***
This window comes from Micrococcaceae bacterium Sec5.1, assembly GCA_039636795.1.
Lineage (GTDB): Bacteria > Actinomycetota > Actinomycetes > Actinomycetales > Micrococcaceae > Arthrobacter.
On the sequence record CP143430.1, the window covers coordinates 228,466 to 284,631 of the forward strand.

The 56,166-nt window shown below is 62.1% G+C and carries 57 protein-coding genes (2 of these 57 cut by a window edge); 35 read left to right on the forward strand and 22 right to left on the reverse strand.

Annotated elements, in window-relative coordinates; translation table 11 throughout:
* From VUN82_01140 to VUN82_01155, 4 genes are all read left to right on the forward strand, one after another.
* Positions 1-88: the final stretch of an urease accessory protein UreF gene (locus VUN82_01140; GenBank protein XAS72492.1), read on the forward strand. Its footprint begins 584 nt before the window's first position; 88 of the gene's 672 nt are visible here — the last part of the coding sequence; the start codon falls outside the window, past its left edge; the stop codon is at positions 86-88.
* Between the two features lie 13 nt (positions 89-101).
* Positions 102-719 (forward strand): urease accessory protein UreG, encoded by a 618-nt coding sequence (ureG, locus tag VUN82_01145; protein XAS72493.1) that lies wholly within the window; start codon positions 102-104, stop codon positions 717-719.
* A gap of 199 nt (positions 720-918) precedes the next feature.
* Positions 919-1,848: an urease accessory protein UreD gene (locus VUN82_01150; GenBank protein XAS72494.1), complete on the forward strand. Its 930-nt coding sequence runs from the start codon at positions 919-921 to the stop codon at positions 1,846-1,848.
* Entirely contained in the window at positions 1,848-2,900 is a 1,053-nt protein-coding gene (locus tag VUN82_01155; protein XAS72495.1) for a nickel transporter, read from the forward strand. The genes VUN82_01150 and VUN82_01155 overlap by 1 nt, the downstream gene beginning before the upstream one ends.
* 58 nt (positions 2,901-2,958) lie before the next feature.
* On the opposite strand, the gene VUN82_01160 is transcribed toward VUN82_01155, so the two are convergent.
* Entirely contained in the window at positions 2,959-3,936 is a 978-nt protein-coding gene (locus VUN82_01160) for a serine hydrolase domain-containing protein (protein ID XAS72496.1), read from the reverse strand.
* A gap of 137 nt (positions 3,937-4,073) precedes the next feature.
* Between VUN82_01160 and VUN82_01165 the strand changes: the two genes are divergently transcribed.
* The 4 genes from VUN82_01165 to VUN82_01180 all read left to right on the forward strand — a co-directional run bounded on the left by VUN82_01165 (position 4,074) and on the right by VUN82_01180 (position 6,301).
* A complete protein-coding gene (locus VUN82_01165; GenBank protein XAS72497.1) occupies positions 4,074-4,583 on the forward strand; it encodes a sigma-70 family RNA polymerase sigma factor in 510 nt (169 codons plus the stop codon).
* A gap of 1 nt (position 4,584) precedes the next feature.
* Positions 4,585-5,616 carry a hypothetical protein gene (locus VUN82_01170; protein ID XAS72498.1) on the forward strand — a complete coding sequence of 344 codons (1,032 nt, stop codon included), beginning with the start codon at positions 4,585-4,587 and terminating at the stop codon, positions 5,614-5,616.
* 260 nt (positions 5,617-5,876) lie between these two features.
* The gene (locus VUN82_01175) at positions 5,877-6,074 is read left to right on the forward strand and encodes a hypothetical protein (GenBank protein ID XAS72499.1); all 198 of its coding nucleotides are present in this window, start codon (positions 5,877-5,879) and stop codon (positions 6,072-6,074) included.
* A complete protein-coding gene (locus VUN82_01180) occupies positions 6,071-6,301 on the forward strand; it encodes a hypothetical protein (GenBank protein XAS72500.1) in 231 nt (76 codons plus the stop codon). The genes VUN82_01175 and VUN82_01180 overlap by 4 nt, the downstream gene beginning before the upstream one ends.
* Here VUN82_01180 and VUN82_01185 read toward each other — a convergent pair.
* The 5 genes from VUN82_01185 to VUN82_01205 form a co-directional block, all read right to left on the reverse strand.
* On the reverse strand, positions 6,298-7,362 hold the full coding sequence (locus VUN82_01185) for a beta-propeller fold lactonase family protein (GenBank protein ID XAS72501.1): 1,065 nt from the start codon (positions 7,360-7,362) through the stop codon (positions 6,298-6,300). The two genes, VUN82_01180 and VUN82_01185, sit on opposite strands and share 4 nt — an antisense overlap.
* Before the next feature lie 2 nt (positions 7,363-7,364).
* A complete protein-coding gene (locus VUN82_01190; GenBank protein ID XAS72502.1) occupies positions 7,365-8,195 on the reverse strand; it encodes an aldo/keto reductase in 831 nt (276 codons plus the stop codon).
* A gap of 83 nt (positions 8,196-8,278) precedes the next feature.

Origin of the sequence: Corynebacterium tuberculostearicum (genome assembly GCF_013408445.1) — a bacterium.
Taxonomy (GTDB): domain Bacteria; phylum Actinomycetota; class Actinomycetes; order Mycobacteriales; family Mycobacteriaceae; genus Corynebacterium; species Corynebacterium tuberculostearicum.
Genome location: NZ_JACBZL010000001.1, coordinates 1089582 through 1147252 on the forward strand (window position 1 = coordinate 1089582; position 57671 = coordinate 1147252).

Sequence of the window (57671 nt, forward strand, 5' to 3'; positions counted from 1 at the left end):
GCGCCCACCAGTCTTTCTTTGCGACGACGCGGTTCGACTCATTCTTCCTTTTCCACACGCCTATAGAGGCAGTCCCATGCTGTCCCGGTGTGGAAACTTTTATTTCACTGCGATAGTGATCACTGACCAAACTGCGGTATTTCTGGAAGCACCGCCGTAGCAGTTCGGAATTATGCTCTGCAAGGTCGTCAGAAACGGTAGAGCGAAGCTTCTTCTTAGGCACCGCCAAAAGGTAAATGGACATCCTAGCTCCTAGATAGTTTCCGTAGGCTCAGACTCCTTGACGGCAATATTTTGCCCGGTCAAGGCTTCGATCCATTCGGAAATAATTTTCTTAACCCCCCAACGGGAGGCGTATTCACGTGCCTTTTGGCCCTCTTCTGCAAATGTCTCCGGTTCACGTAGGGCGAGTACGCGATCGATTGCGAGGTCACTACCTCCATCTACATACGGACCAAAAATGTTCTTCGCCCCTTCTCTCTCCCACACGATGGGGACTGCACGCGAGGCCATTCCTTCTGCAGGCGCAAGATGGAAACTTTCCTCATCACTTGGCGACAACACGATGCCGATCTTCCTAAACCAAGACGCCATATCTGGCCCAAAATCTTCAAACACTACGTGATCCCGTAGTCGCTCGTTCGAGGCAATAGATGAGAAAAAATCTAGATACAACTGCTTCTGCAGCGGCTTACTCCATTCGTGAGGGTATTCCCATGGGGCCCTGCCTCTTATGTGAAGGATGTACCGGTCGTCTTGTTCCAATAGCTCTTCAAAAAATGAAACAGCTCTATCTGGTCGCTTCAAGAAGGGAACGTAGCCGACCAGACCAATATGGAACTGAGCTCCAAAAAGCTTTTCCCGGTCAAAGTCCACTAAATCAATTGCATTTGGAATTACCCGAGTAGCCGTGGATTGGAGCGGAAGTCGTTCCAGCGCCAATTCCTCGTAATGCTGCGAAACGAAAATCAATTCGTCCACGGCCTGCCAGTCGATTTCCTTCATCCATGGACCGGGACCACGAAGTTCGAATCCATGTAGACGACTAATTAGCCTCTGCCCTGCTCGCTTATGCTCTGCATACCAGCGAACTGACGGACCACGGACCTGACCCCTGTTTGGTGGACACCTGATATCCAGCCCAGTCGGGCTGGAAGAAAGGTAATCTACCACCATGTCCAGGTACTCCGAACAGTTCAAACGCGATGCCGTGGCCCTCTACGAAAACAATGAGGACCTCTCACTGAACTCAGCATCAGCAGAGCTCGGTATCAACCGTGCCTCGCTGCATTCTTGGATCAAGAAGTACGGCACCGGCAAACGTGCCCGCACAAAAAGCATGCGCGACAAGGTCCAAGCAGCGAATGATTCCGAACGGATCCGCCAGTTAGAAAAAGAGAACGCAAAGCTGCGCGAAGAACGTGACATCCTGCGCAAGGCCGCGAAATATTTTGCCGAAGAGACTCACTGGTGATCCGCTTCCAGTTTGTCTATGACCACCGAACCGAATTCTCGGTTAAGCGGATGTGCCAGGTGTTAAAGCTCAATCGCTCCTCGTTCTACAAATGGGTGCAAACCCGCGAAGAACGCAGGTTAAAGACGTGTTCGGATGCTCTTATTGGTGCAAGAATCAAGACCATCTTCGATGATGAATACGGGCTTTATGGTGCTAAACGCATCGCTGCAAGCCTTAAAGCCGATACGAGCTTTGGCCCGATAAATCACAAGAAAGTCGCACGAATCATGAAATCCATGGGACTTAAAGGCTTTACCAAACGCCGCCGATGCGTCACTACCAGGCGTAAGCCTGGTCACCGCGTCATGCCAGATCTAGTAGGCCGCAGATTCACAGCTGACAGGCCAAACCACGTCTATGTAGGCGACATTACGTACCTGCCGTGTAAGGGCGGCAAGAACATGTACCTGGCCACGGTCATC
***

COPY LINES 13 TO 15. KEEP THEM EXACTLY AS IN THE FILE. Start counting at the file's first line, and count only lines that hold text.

* 58 nt (positions 2,901-2,958) lie before the next feature.
* On the opposite strand, the gene VUN82_01160 is transcribed toward VUN82_01155, so the two are convergent.
* Entirely contained in the window at positions 2,959-3,936 is a 978-nt protein-coding gene (locus VUN82_01160) for a serine hydrolase domain-containing protein (protein ID XAS72496.1), read from the reverse strand.